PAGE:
Tagata Pasifika

The Pacific voice on
New Zealand television
since 1987

Tagata Pasifika

The Pacific voice on
New Zealand television
since 1987

Church unifies Samoan community in Christchurch through its traditions and culture

Public Interest Journalism funded through NZ On Air

Avatar photo
Neueli Mauafu | Reporter

The Christchurch Samoan community continues to grow and at the centre of it all is a fraternity of Samoan church ministers helping to unify the community with its traditions.

‘Fa’avae i le Atua Samoa’ – Samoa is founded on God. It’s a phrase that has guided the Pacific nation for the past 61 years and it’s one that is upheld in the Samoan community in Christchurch.

Not only has it pulled the community together in dark times but has also brought them together to strengthen the Samoan culture. Someone who understands this well is EFKS Christchurch minister Rev Keresoma Seuala.

“We always have to put God first obviously,” Rev Seuala says.

“Us Samoans, we grew up together and (we’re) brought up in a religious community and it’s really important because we’ve put this program together, all minister’s here in Christchurch, and it’s just to bring our community together you know to help one another.”

An example of this unity was the recent celebration of Samoa’s Independence by the community, opening with an ava ceremony followed by cultural performances. Each church under the fraternity of ministers took part in the celebrations.

St Paul’s Trinity Pacific Presbyterian Church youth member Tailualetai Laufiso Solimalo says, despite Christchurch going through tough times, the church has been at the centre of keeping the community together.

“We’ve been a small city for a long time, but the numbers of Samoans in Christchurch have grown over the years,” Solimalo says.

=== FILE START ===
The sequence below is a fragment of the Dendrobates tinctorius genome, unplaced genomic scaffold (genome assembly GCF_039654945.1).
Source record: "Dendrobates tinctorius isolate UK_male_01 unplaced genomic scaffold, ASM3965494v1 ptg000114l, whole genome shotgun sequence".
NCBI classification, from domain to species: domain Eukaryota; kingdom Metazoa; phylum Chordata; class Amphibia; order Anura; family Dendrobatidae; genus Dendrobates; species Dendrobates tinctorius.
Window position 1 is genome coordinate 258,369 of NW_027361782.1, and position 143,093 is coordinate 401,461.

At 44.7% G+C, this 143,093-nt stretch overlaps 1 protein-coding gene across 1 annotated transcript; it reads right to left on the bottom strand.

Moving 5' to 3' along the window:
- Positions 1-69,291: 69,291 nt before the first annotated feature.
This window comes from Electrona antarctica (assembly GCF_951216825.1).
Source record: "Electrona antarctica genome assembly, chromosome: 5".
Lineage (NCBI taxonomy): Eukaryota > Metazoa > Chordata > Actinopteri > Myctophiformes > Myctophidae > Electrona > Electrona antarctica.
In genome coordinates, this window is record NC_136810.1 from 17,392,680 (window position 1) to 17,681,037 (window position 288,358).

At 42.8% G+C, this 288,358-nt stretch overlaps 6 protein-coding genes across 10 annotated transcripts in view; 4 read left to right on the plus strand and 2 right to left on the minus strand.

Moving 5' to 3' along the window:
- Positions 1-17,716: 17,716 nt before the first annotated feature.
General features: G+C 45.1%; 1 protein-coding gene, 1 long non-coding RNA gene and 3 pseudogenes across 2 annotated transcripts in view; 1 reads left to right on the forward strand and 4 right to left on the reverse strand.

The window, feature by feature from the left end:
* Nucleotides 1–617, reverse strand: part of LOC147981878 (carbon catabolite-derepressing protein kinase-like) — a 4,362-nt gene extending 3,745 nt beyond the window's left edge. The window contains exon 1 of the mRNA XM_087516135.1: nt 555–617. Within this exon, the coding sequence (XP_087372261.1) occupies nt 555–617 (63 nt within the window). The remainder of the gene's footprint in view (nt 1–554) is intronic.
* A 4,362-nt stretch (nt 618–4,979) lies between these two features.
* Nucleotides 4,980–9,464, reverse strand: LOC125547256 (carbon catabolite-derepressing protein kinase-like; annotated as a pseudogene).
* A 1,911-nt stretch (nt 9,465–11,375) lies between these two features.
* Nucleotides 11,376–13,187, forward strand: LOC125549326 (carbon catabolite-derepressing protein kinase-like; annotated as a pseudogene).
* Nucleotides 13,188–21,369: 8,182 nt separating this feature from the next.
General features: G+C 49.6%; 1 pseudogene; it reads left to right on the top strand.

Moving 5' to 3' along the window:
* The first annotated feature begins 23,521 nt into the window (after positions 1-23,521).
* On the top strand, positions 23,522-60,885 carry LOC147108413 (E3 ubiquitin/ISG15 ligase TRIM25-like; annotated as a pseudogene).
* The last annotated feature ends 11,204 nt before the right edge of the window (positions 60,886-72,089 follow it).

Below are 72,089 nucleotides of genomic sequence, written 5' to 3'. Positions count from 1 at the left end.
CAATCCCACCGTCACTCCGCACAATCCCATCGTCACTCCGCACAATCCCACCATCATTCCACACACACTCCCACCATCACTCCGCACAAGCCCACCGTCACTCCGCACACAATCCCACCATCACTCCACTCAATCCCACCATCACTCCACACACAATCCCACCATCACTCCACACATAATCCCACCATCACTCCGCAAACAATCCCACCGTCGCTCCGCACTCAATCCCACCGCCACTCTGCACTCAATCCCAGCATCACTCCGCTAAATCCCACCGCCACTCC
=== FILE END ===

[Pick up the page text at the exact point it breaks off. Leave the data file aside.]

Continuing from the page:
“For me personally, I’m blessed to be alive to witness such occasions not only here in Christchurch, also our motherland in Samoa and around the world”.

Aside from putting together community events, inside the churches itself is where the cultural practices are visible too. Solimalo bears testament to this through her years in her church youth group.

“Our fa’asamoa and culture is really strong in our churches,” she says.

“The main platform for us in Christchurch is through the churches. So if we can come together, maybe two or three times a year, for these celebrations?”

Getting together to celebrate was also an opportunity for the community to reflect on the journey Samoa has made to independence. This year marked 61 years of Samoa’s freedom from colonial powers.

Rev Seuala led the celebrations with an opening sermon highlighting the importance of those who laid the foundation for the nation.

“Freedom. That was my main message. The past foretells the future. And it’s more of remembering our ancestors who came through the past of slavery under the colonial power of New Zealand.

“And it’s just praising God because this is all his work. He’s planned it well, especially if we remain under his love and care and have faith in him.”

Looking towards the future, there is hope that the Samoan community here will continue to grow. In the meantime, the church and fraternity of ministers and reverends will continue to do their part in uniting the community through its culture.

Part of this will also focus on making sure that the old and new generation find common ground in understanding the culture of Samoa as Rev Seuala hopes.

“Our oldies are starting to understand. You know this huge gap that’s been there for so many years. It’s time to close that gap and share their stories with the younger generation now.

“They need to understand that it’s the young generation now. You know it’s no more violence, we shouldn’t be violent anymore. We should share each other’s pain and grief and just work together. I think that’s why we need the church because it has its purpose to bring them together as one.”

Stay Connected

Subscribe to our mailing list to receive daily updates direct to your inbox!

*we hate spam as much as you do